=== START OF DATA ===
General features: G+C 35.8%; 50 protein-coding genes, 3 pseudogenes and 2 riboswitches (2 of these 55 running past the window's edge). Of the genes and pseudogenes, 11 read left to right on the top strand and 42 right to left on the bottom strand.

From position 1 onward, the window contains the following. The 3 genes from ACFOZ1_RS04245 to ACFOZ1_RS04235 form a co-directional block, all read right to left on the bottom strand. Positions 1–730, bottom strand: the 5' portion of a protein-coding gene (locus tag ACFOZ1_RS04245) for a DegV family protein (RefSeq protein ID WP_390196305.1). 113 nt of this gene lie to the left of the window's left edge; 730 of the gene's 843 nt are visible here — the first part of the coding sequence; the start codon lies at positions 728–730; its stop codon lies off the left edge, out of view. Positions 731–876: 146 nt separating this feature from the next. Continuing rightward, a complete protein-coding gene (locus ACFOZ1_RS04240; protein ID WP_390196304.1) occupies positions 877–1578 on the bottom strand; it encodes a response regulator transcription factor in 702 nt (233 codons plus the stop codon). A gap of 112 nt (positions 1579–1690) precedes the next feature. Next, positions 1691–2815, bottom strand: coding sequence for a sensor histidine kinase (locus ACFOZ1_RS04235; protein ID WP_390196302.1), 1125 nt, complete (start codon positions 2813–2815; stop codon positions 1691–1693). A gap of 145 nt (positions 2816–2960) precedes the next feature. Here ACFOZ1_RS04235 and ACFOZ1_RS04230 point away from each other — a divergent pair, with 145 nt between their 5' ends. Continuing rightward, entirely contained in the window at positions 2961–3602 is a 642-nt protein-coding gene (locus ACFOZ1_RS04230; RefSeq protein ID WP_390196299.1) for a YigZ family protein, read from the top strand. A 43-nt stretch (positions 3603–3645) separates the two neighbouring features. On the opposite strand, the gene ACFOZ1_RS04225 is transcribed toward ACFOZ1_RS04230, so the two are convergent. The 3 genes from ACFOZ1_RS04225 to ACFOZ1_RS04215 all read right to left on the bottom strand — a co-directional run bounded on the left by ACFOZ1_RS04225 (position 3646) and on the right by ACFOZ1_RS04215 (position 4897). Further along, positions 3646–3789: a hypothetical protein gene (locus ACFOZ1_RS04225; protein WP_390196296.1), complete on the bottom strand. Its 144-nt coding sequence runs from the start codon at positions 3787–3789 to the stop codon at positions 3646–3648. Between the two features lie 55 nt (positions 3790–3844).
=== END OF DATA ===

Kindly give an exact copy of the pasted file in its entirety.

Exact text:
General features: G+C 35.8%; 50 protein-coding genes, 3 pseudogenes and 2 riboswitches (2 of these 55 running past the window's edge). Of the genes and pseudogenes, 11 read left to right on the top strand and 42 right to left on the bottom strand.

From position 1 onward, the window contains the following. The 3 genes from ACFOZ1_RS04245 to ACFOZ1_RS04235 form a co-directional block, all read right to left on the bottom strand. Positions 1–730, bottom strand: the 5' portion of a protein-coding gene (locus tag ACFOZ1_RS04245) for a DegV family protein (RefSeq protein ID WP_390196305.1). 113 nt of this gene lie to the left of the window's left edge; 730 of the gene's 843 nt are visible here — the first part of the coding sequence; the start codon lies at positions 728–730; its stop codon lies off the left edge, out of view. Positions 731–876: 146 nt separating this feature from the next. Continuing rightward, a complete protein-coding gene (locus ACFOZ1_RS04240; protein ID WP_390196304.1) occupies positions 877–1578 on the bottom strand; it encodes a response regulator transcription factor in 702 nt (233 codons plus the stop codon). A gap of 112 nt (positions 1579–1690) precedes the next feature. Next, positions 1691–2815, bottom strand: coding sequence for a sensor histidine kinase (locus ACFOZ1_RS04235; protein ID WP_390196302.1), 1125 nt, complete (start codon positions 2813–2815; stop codon positions 1691–1693). A gap of 145 nt (positions 2816–2960) precedes the next feature. Here ACFOZ1_RS04235 and ACFOZ1_RS04230 point away from each other — a divergent pair, with 145 nt between their 5' ends. Continuing rightward, entirely contained in the window at positions 2961–3602 is a 642-nt protein-coding gene (locus ACFOZ1_RS04230; RefSeq protein ID WP_390196299.1) for a YigZ family protein, read from the top strand. A 43-nt stretch (positions 3603–3645) separates the two neighbouring features. On the opposite strand, the gene ACFOZ1_RS04225 is transcribed toward ACFOZ1_RS04230, so the two are convergent. The 3 genes from ACFOZ1_RS04225 to ACFOZ1_RS04215 all read right to left on the bottom strand — a co-directional run bounded on the left by ACFOZ1_RS04225 (position 3646) and on the right by ACFOZ1_RS04215 (position 4897). Further along, positions 3646–3789: a hypothetical protein gene (locus ACFOZ1_RS04225; protein WP_390196296.1), complete on the bottom strand. Its 144-nt coding sequence runs from the start codon at positions 3787–3789 to the stop codon at positions 3646–3648. Between the two features lie 55 nt (positions 3790–3844).